Jean-Michel Jarre – Sessions 2000

In 2000, Jean-Michel Jarre should have been on a high – already long-regarded as a legend, and a quarter of a century into his career, he had just celebrated the twentieth anniversary of his defining album Oxygène with its follow-up Oxygène 7-13, helped bring in the new millennium with an enormous concert at the pyramids in Giza, and was about to release his most commercial album to date, Metamorphoses.

It’s the “commercial” part that seems to have been where it all went wrong. While not badly received, Metamorphoses largely passed unnoticed, and Jarre’s longstanding record company Disques Dreyfus showed indifference. So Jarre did what we would all do in this situation: made an album of deep, electronic jazz music.

The feud with the record company would continue for several more years, and in the meantime we would see low-key releases of both Sessions 2000 (2002) and Geometry of Love (2003), although sadly Experimental 2001, which was long-rumoured, never appeared. Or maybe it’s not that sad – if it’s really as experimental as all that, maybe we don’t need to hear it.

If you aren’t expecting it, the warping bass, gentle pads, rippling piano, and occasional percussive drums of January 24 will come as something of a surprise – possibly enough of one that you might turn the album off in disgust without giving it a chance. But this is an album that rewards repeated listening, and this opening track is no exception.

Better though, is the beautiful March 23. One of the longer tracks on the album, it uses the bass line as a key part of its melody, and is full of elegance and subtle form. The brass lead helps of course, but somehow it feels as though it’s playing second fiddle to the bass, so to speak.

This is not, however, an album to be enjoyed solely as individual tracks – its forty minute playing time is best digested as a single piece of music, as it floats past you, and the more dub-inspired May 1 drifts along with its deep pads and piano.

Much as I liked the Jarre of the late 1990s, as he made the most of his legendary status and tried to sell some records, in many ways this is what he should have been doing at the turn of the millennium: retreating into his studio and making beautiful electronic music.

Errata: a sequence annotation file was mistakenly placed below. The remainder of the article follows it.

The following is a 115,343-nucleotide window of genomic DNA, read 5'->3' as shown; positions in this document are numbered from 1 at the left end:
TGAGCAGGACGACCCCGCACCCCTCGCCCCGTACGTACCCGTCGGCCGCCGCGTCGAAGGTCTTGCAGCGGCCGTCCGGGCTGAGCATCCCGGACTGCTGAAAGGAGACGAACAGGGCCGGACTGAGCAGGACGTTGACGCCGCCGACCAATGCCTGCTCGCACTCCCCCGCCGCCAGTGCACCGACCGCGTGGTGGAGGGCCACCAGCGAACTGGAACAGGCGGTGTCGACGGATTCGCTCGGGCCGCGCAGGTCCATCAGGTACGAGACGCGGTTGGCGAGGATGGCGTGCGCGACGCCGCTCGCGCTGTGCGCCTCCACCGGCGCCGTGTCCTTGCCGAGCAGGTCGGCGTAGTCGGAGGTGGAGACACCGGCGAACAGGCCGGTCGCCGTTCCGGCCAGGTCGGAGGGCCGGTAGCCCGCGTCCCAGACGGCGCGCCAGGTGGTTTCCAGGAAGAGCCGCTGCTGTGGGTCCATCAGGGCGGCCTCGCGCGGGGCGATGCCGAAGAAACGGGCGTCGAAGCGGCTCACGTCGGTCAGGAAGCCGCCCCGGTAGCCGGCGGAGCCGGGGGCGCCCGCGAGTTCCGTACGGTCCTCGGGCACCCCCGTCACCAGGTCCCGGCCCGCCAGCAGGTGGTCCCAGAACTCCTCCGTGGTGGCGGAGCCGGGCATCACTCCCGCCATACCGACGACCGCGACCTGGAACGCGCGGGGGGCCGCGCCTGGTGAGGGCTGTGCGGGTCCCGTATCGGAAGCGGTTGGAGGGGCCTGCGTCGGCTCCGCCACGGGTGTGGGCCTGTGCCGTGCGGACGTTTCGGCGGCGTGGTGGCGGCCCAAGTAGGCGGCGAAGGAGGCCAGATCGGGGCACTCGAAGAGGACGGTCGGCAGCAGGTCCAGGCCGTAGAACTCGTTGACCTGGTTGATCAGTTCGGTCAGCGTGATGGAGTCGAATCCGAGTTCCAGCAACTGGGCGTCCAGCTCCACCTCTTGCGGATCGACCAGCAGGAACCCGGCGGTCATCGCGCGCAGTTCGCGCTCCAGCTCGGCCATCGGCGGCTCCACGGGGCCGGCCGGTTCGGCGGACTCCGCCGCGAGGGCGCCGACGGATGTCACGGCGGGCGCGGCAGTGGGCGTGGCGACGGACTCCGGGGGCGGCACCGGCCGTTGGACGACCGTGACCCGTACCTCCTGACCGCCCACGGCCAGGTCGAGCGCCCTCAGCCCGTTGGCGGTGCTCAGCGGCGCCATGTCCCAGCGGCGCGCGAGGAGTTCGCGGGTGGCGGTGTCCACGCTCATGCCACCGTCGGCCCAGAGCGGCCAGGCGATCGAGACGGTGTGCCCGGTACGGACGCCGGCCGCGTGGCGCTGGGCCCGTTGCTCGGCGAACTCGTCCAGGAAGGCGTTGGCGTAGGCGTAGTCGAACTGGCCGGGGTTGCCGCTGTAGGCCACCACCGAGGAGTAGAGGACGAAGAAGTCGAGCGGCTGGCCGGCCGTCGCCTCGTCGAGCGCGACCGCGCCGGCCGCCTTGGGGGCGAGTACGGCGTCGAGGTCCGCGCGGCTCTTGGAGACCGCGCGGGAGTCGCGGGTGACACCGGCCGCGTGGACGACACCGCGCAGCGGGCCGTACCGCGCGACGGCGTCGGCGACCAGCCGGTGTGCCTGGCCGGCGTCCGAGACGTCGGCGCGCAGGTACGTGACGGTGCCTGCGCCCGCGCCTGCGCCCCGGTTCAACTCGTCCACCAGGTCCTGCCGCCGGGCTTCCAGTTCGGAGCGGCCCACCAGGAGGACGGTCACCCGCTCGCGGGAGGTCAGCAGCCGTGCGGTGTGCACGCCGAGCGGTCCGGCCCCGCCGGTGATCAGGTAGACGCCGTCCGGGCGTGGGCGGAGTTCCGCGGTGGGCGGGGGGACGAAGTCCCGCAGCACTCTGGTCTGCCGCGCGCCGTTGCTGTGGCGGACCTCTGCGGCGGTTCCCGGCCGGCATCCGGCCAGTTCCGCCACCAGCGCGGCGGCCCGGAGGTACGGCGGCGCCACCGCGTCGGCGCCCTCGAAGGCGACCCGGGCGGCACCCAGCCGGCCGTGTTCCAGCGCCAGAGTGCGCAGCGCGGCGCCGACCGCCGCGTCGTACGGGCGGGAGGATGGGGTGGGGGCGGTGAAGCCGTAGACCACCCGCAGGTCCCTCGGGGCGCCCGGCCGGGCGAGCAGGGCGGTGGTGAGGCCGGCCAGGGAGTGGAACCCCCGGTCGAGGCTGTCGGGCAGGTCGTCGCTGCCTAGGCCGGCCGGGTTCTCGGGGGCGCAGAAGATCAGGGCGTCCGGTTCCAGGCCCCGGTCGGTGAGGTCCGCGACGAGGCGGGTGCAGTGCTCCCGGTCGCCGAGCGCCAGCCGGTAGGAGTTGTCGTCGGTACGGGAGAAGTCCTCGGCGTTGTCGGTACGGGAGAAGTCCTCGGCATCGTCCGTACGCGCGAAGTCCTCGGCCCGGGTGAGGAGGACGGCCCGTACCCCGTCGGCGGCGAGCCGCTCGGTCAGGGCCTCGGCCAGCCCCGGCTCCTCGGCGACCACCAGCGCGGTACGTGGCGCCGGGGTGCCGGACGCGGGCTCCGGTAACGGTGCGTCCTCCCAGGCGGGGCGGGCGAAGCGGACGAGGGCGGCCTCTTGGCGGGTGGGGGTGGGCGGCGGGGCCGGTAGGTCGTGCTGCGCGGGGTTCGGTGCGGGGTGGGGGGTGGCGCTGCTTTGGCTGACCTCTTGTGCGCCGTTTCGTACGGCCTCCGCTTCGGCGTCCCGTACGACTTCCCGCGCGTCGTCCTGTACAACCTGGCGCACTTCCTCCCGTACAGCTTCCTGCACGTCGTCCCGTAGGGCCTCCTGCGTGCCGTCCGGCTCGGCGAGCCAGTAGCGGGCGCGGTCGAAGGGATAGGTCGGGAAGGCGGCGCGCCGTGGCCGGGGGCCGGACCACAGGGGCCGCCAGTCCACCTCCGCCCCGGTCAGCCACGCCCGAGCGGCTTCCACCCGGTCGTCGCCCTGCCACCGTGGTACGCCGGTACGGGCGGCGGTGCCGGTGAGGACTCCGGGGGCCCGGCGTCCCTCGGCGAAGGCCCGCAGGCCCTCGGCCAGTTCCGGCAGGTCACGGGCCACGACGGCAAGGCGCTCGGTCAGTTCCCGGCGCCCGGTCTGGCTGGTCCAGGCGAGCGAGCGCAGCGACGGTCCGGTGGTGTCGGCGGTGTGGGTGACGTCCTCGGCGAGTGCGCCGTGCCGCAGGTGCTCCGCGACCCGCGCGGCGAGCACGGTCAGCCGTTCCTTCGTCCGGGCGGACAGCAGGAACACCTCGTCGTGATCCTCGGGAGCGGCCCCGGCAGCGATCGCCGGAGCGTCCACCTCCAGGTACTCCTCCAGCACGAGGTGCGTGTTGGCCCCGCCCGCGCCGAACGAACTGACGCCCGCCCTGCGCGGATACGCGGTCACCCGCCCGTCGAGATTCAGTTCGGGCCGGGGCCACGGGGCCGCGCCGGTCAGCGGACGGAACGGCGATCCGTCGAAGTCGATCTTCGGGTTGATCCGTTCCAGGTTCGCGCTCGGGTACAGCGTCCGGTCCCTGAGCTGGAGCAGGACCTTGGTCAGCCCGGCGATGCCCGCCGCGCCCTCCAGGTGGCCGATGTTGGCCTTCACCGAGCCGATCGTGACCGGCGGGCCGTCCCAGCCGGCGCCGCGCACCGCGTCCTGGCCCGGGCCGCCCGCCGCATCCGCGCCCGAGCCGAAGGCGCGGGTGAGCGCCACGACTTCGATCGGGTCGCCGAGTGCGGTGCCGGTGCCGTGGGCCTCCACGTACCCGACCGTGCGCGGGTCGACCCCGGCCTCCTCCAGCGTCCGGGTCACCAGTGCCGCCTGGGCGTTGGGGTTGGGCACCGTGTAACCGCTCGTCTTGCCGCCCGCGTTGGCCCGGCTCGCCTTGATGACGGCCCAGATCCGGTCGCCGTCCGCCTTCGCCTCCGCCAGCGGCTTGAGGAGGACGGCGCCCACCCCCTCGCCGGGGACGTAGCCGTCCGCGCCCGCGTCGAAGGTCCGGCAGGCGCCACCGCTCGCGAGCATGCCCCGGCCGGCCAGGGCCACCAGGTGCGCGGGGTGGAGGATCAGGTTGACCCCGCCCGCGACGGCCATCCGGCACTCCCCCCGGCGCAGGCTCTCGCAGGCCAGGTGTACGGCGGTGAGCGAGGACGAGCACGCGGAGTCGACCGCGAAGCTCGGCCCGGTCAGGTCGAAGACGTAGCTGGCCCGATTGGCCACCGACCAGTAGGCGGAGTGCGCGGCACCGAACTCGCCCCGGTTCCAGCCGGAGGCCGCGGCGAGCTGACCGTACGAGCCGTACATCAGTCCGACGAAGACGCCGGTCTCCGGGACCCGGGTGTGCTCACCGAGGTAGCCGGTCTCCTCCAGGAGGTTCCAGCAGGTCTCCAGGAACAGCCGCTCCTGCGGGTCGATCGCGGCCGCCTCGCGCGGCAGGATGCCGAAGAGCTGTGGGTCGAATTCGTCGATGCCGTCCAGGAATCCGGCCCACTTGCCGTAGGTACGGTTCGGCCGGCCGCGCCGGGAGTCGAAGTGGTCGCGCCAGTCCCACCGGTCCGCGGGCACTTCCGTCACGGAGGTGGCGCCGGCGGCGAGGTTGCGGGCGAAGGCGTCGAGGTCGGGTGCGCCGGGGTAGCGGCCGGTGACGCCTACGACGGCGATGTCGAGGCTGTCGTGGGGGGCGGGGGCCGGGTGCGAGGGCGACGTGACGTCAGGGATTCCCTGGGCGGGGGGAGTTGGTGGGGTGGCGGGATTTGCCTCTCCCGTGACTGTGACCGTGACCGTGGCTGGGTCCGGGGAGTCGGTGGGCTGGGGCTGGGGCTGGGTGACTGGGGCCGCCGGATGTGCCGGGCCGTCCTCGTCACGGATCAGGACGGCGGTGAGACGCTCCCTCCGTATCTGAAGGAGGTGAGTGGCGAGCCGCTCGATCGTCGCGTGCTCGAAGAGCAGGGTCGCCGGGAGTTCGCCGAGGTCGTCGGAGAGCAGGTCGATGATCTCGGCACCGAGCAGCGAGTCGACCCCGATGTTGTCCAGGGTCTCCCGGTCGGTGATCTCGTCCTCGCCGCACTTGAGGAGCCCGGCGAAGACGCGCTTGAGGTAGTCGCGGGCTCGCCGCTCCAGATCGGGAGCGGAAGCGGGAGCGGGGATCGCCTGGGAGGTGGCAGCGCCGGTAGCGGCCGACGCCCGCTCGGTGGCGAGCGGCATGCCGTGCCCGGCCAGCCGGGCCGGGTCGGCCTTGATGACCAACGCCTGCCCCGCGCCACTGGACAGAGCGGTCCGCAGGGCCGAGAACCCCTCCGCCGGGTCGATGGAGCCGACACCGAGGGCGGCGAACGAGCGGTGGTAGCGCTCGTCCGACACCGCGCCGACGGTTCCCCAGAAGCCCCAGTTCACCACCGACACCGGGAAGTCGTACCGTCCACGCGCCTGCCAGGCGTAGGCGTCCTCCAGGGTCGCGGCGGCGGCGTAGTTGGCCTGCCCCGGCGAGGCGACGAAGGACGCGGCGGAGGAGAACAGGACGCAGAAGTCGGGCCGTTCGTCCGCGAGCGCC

June 21 is one of the most jazz-inspired pieces, but you also can’t help but wonder whether perhaps it owes something to 1983’s Zoolook album, with its odd samples. There’s something rather beautiful about it, in spite of it ostensibly being jazz music.

The longest track of all here is September 14, clocking in at nine-and-a-half minutes precisely. It’s probably the least interesting track too, sounding almost plodding, as it steps along with its ride cymbals. Pretty much everything on here has been heard somewhere else on the album, including the bizarre vocal samples and the dub effects. Then again, enjoyed as a constituent part of the album, it does fit pretty well.

Finally, Christmas draws on with the wintry December 17. Far dreamier and softer than any of the tracks that came before it, it’s a perfect closing track to what may have been, assuming the dates are actual recording dates, an unintentionally well structured album. Or maybe they’re just titles, based on the mood of the pieces.

Either way, Sessions 2000 is a surprisingly good, understated album, and it’s definitely tempting to wish that Jarre had released a few more like this in the (largely quiet) fifteen years that have followed.

The CD version of Sessions 2000 has long since fallen out of print, but you may be able to find a second-hand copy floating around somewhere.


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